u/platypuslost · 5 pointsr/Nanny

If it’s not on Amazon Prime, I’m not interested! 😂

I have this little guy and it works just fine!

u/cheerful_cunt · 4 pointsr/xxfitness

There are a few things that have helped me, but your mileage may vary.

  1. controlling caffeine intake. I need to stop drinking coffee by 4 to go to sleep at 11 and get good sleep. My tolerance for caffeine is extremely high though, so lots of people need to stop caffeine intake earlier.

  2. hydration. It's a difficult balance because I need to be very well hydrated, but not getting up to pee at night. Usually, dowining my 24oz bottle of water 2-3 hours before bed does the trick. Two of them if I didn't drink much that day.

  3. This is my best tip. This is the tip that made me to from taking hours to fall asleep and getting shit sleep afterwards to falling asleep on the way to my bed and waking up the freshest woman alive (slight exaggeration, but only slight). Lights they use to treat seasonal depression. I got myself one and set it in my periferal vision for 30-60min while I drink my coffee first thing in the morning. This was the one I got: https://www.amazon.com/gp/aw/d/B00K08ZDBI (Edit in case anyone doesn't read further in the thread: /u/stoppage_time brought up the fact that this could be dangerous for someone with bipolar tendencies - mania is a possible side effect. Worked out well for me, but I have depressive tendencies; talk to your doctor first!)

    Bonus point: I found that anything more than one alcoholic drink messes with my sleep a lot. Still worth it occasionally, but it's now a conscious trade off for me.

    Edit: oh my do I make a lot of mistakes typing on my phone
u/kylorenunderwear · 4 pointsr/littlespace

There's a special lamp on Amazon that's supposed to help with SAD, here's a link.

u/fusilli_zaitsev · 4 pointsr/Gunpla

To further your point a bit, I'd suggest a therapy lamp. I don't suffer from seasonal depression per se, but I do notice an uptick in energy with these types of lamps. I don't think you should use lamps like these all day long, but an hour or two here and there while modeling seems to be a good amount.

u/HaveABanana1 · 3 pointsr/sleep

Lot of factors here but I’ll try to give the best insight I can.

  1. To answer your question, most people I’ve worked with usually can see a shift in their CR after 4-6 weeks of consistent sleep scheduling. Now, most often, this is 3rd shifters who are trying to move from a regular diurnal pattern (e.g. 10pm-6am) to something that would fit a graveyard shift (e.g. sleep from 11am-7pm). This is a massive shift, and the one you’re describing isn’t, so wouldn’t take as long to move it 2 hours earlier bedtime/rise time.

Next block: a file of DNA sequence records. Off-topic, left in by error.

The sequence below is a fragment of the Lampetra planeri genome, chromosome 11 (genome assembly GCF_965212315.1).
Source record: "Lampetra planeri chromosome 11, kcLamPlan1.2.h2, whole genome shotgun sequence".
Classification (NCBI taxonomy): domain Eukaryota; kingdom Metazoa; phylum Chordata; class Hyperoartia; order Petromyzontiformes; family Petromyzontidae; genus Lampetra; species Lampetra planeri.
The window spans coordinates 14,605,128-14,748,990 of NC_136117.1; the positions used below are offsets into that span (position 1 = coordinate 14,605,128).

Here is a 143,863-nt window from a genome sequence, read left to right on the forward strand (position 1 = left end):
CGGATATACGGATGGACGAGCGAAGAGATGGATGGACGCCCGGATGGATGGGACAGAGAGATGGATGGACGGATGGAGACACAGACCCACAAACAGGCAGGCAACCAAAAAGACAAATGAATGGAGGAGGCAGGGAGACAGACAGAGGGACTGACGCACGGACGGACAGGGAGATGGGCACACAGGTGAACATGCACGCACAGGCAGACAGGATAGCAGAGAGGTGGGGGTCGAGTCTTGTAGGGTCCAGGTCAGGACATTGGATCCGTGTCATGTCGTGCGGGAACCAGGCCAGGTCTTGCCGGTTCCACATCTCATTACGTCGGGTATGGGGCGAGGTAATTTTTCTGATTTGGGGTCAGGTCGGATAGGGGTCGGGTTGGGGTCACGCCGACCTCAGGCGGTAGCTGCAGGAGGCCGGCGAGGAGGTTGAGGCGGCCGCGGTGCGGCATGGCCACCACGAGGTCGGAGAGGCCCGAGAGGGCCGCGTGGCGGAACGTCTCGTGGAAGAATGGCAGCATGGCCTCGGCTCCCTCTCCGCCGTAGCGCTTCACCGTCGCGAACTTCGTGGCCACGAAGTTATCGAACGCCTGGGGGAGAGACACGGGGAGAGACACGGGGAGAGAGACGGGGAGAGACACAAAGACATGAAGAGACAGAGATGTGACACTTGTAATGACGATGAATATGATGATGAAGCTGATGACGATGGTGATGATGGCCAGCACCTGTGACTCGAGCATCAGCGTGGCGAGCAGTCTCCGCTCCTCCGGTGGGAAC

2. I’m concerned that if you’ve been getting 10 hours of sleep consistently and not feeling rested upon waking. Have you had a sleep study? This doesn’t sound like insomnia, but could be an organic sleep disorder (OSA, circadian rhythm disorder, restless leg). You’ll see this a lot on this sub (for good reason) but you should consider a sleep study.

  3. Lastly, if your circadian isn’t sending you enough “alerting” signal in the morning, you can jump start it through what we know regulates it: light. Making sure you have enough light coming into your room in the AM will get it jump started. If that doesn’t work, you can look into a light box.

    Hope that’s helpful! Best of luck to you.
u/Olanwa · 3 pointsr/bipolar2

https://www.amazon.com/Verilux-HappyLight-Compact-Personal-Portable/dp/B00K08ZDBI/ref=sr_1_3_a_it?ie=UTF8&qid=1541983830&sr=8-3&keywords=happy+light

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Same as the "light box" that Lismox just asked.

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It is set up to help get you going with broad spectrum light that you aren't getting with the dark. It's been helping a lot. My doctor recommended it.

u/princesspeach223 · 3 pointsr/NoStupidQuestions

I bought something similar to this and really like it!
Verilux HappyLight Compact Personal, Portable Light Therapy Energy Lamp https://www.amazon.com/dp/B00K08ZDBI/ref=cm_sw_r_cp_api_i_JlKwCbN0YPHBR

u/we-dge · 3 pointsr/xxfitness

I keep one on my nightstand and every morning when my alarm goes off I pull it onto the bed and blast my face with light for like 15 minutes. At the very least it helps me wake up and feel more alert. I have this one and it hasn’t given me any problems in the year I’ve had it.

u/alwayspickingupcrap · 3 pointsr/StackAdvice

I have bipolar 2 and am on meds, but use supplements to support me.

This website has comprehensive information about lifestyle and supplements that make a difference. I highly recommend that you explore it completely. (It looks clunky/unsophisticated, however I have researched the MD who created it and he is respected in the field...although considered a bit of cowboy.)

Fundamentals you may have already addressed: Exercise, bipolar specific cognitive behavioral therapy, establishing a consistent daily routine (an ongoing process for me).

Most effective for depression is light therapy; it can actually trigger mania, so be careful. It has rarely failed me. I use a dawn stimulator and morning lightbox. The combination of light and dark therapy I think is ideal but I haven't added dark therapy (I'm on reddit at night and can't break the habit).

Re: your stack:

  • Make sure you are taking a EPA /DHA combo of at least 60%. And the DHA is important. Don't just take EPA.
  • Assume you're on methylfolate 15mg?